Body recovered from Agana Boat Basin identified; longtime fisherman remembered

5673
PNC photo by Jolene Toves

The fishing community has lost one of its own to the water.

On Thursday evening, as the sun was setting, a body was pulled from the waters at Agana Boat Basin. That fisherman has been identified as Victor Damian. PNC spoke with fellow fisherman and long-time friend Johnny Atulai Taitano who has known Damian for 50 years.

“He was a very familiar face around the boat basin, a very noticeable person. real nice. He was a very good fisherman. He could make the rod and reel dance, throw a net, catch octopus and the nice thing about Vic, in a crowd, you can distinguish him in a heartbeat,” Taitano said.

Loading the player...

Damian shared his knowledge of fishing with everyone especially the youth. Taitano says Damian could point out fishing spots all across the island.

“I’ve seen him throw the line out and have a little boy bring it in. He was a very warm person. This island is going to miss him,” Taitano said.

Damian comes from a family of fishermen. Taitano said he knew Damian’s brother and father and each of them has a specialty when it came to catching fish.

“Every fisherman has a trait. His father was a Tiao fisherman and he taught his sons well. Vic was very unique, very humble, and very loud! If we were sitting over on the side he would tease me while I’m out catching manahak…’you’re not Johnny Atulai, you’re Johnny Manahak now!’ lanai lai Vic,” Taitano said.

He added: “His specialty was reef fish, mind you, that this is where I’m thinking about how he met his demise whether it was a heart attack or stroke. If you took his profile and looked at him, you remember the old nickel? Indian nickel heads I swear they took a picture of him and put it on the nickel, looked like an Indian, for years everyone called him Chief.”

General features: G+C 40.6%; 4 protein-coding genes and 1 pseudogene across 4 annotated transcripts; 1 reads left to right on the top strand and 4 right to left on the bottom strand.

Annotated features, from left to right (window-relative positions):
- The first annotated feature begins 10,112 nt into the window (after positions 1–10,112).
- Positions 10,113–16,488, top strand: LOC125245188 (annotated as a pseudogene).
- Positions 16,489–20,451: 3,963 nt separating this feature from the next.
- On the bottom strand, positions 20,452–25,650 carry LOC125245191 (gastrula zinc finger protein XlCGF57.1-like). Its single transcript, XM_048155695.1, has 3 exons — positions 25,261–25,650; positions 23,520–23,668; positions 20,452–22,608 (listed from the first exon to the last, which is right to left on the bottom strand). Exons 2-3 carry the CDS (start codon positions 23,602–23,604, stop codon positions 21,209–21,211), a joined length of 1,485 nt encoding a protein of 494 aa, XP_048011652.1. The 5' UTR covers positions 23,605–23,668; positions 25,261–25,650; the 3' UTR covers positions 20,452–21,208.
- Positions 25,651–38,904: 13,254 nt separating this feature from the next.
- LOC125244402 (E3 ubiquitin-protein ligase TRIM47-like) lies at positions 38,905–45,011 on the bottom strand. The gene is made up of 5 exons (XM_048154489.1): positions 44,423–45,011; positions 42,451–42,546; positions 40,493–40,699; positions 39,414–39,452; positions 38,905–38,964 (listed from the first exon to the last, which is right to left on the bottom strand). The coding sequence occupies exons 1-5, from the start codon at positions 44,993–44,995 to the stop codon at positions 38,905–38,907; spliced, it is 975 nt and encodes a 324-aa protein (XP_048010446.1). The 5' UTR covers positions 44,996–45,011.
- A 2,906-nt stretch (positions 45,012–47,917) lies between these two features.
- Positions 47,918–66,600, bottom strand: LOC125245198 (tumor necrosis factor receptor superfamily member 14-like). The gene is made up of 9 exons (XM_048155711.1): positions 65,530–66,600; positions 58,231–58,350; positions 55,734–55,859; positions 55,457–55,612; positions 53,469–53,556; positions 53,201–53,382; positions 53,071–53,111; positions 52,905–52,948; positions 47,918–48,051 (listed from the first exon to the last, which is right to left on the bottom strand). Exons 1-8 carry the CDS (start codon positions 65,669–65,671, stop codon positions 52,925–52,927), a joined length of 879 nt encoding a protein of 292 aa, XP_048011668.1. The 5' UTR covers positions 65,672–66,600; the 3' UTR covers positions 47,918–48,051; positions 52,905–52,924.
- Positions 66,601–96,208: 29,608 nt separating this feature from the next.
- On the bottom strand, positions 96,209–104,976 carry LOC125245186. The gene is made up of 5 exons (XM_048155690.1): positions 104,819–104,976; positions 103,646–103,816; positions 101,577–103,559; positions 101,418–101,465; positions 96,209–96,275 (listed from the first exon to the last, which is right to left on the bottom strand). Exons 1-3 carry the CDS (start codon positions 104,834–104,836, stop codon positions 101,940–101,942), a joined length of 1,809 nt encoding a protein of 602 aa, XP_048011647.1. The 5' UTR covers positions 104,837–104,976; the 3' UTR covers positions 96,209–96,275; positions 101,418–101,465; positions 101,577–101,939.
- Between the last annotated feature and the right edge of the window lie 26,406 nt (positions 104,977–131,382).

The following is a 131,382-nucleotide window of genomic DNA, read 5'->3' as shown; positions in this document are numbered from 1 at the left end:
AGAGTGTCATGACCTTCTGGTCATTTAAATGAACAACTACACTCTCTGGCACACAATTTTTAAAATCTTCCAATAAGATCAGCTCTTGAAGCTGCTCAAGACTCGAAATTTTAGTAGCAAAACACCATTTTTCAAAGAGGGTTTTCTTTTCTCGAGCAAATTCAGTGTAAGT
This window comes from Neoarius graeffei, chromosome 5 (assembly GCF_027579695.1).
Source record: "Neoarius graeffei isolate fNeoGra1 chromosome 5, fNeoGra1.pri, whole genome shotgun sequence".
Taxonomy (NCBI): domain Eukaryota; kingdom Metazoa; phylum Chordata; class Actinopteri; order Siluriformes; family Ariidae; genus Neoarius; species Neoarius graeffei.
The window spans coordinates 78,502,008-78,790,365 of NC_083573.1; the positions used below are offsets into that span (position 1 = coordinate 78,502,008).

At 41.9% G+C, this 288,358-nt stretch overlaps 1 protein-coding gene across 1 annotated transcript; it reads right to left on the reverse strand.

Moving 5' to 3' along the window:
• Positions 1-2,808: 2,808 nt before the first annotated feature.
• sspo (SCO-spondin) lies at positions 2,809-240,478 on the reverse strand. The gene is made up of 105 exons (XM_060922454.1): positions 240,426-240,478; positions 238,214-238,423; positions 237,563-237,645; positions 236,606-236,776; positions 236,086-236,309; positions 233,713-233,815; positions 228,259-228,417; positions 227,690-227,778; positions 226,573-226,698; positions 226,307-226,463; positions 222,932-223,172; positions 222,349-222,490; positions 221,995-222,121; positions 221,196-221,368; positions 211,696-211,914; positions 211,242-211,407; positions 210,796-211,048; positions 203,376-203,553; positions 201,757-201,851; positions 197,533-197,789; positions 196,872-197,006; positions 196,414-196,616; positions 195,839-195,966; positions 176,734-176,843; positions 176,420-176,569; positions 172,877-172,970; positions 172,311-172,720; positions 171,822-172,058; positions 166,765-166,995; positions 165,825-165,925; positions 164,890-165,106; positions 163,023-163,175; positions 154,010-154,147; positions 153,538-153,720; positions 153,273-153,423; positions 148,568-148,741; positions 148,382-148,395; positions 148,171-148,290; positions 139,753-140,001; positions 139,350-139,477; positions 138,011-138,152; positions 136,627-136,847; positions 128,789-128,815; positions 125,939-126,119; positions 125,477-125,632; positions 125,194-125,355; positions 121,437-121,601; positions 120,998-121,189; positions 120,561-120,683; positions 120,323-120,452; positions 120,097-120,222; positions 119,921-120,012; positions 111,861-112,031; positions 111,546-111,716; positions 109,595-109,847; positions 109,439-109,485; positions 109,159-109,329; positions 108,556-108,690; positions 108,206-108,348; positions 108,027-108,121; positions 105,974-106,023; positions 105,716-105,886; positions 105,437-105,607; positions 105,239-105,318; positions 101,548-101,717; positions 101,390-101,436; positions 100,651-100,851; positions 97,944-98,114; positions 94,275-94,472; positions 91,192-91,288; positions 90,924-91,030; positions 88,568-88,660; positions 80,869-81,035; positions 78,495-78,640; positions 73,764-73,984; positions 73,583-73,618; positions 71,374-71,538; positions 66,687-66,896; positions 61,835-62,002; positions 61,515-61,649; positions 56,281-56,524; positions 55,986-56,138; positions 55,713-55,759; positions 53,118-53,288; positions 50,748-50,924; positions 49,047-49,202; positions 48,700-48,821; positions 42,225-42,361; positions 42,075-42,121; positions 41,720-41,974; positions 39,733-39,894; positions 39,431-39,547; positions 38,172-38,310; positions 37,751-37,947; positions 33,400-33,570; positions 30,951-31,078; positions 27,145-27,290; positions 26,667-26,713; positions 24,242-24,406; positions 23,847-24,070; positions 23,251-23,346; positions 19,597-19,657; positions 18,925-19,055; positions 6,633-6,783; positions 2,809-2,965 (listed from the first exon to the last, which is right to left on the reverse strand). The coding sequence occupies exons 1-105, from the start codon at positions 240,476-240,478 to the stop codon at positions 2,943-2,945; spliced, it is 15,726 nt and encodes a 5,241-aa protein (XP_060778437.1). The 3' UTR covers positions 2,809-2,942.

Taitano described Damian as being a lean mean fishing machine, with not an ounce of fat on him. He was well known for wearing a white t-shirt or tank top with blue Levi’s jeans tucked into his white socks. He was an avid fisherman who didn’t know how to swim. Taitano says that he wonders how the Lord took him, stating that no one would ever harm him as he was such a likable and yet reclusive individual.

##

Previous articlePublic Health releases comprehensive COVID report; Chuukese have disproportionately high mortality rate
Next article27 positive out of 443 tested for COVID-19; CAR score 1.6
Jolene Toves
Jolene joined the PNC team in 2017, as a producer, co-anchor and investigative reporter covering law enforcement, courts and crimes. Notable coverage includes the Ehlert case, the Mark Torre Jr. trial, the Allan Agababa trial, exclusive pieces on the Life of a Drug Dealer/Addict, and Life behind bars...the story of Honofre Chargualaf and Kevin Cruz. In 2019, she was promoted to Assistant News Director and Lead Anchor. From 2015 to 2017 she served as Public Relations and Promotions Manager, for the Hotel Nikko Guam handling local radio and advertorial promotions, as well as produced and directed tv commercials for the hotel. Prior to this she worked with KUAM for three years as a reporter and segment host. She began her journalism career in 2012, working with Glimpses of Guam contributing to the Guam Business Magazine, R&R magazine, MDM magazine and the Marianas Business Journal.